As a good change manager, technology must be utilized to its maximum. Concerning an ageing population, managers must make use of assistive technology which will help the old workers to continue performing productively irrespective of their age. As mentioned earlier, not every ageing worker is useless to the productivity of an organization. There are dependent factors to put into consideration before deciding on the way forward. For instance, an organization that specializes in the service industry should retain more of its ageing population which is more productive in comparison to the younger population. However, manufacturing sectors must ensure that they hire a more young educated workforce which is most important in the ever-changing structure (Shantakumar, 1996).

In conclusion, the productivity of a workforce is highly dependent on the age of its members. However, age in itself does not have too many implications for the economy. Instead, the average of the workforce differs in their productivity depending on the other factors that affect productivity. Among them is education level. In addition, technological changes in the environment can have opposing impacts on the economy. On one part, it becomes difficult for the older members of the workforce to adopt incoming technology. This is attributed to the limited skills acquired during their education. On the other hand, assistive technology can be used to assist old age workers to continue leading productive lives.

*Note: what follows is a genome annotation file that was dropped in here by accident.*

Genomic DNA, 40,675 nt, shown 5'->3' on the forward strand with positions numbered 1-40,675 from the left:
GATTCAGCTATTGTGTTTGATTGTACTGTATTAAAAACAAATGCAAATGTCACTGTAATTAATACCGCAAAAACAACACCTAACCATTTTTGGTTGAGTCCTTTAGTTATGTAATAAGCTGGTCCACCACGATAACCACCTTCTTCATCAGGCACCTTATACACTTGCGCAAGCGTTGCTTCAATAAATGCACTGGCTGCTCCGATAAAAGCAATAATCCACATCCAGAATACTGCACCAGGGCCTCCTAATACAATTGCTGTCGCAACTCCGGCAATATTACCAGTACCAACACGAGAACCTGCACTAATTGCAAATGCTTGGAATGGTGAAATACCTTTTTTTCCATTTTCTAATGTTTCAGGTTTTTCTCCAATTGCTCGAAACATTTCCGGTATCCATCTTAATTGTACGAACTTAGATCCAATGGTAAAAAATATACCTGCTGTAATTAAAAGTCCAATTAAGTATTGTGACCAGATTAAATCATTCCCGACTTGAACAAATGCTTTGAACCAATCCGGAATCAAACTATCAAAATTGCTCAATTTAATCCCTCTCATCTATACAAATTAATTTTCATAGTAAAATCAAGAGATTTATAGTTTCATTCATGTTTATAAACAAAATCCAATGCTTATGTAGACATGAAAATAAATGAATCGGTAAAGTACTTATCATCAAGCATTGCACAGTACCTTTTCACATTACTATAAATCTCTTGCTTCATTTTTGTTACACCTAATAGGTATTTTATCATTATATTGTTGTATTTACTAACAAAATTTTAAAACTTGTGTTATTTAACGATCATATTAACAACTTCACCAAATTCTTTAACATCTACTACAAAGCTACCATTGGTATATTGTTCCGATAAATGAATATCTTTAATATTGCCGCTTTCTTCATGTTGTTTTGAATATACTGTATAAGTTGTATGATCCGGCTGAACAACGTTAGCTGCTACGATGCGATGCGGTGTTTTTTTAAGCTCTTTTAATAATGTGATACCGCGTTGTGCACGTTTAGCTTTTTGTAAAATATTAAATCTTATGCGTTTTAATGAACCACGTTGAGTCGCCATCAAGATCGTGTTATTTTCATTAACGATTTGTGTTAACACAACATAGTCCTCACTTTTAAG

List of References

Andrews, G. (1992) “Research Directions in the Region: Past, Present and Future”. In Ageing in East and South East Asia, edited by D.R. Phillips, pp. 22–35. Edward Arnold: London.

Browne, C. (1998) Women, Feminism and Aging. New York: Springer.

Chan, A. (1990). Singapore’s changing structure and policy implications for financial security, employment, living arrangements and health care. Asian Metacenter research paper series number 3.

Choon, A.T. and L. Low. (1996) ‘Social security: How Singapore does it’, Asia-Pacific Journal of Social Work, 6(1), pp 97-119.

Cowgill, D. and L. D. Holmes (Eds). (1972) Aging and Modernization, New York: Appleton-Century-Crofts.

Government of Singapore. Singapore Census of Population. Advanced-Data Release no. 6, 2000.

Inter-Ministerial Committee on Ageing Report. (1999) Ministry of Community Development: Singapore.

Jones, G. W. (2000) ‘Human capital aspects of economic development: a comparative perspective in Asia’, Paper presented at the IUSSP Conference on Age Structural Transitions and Policy Implications, Phuket, Thailand.

Kinsella, K. (2000) ‘Demographic dimensions of ageing in East and Southeast Asia’, in Phillips, D.R.(ed). (2000), Ageing in the Asia-Pacific Region: Issues, Policies and Future Trends, Routledge: London.

Patrickson, M.(2006) Asia’s ageing workforce: The emerging challenge for the twentieth century. International Journal of Organizational Behavior, 3(1), pp. 53-63.

Pious, J. (1995). Re-skilling older workers. Productivity Digest. pp. 16-24.

Pool, I. (2000) ‘Age-structural transitions and policy: frameworks’, Paper presented at the IUSSP Conference on Age Structural Transitions and Policy Implications, November 8-10, Phuket, Thailand.

Rao, B. and Lee, C. (1995). Sources of growth in singapore economy and its manufacturing and service sectors. Singapore economic Review , 38(2), pp. 231-251.

Shantakumar, G.(1996). Productivity and labour supply in singapore. Economic policy management in Singapore, 4(2), pp. 126-138.

Straughan, P., A. Chan, and P. Teo. (2001) The determinants of changes in perceived health among older Singaporeans, Working Draft: National University of Singapore.

Thangavelu, S. and Wei, Y.(2006) Aging and economic growth: Issues relevant to Singapore. Department of economics SCAPE Working Paper Series. Paper No.3.

Vasoo, Ngiam and Cheung.(2000) ‘Singapore’s ageing population: social challenges and responses’, in Phillips, D.R. (ed), Ageing in the Asia-Pacific Region: Issues, Policies and Future Trends, Routledge: London.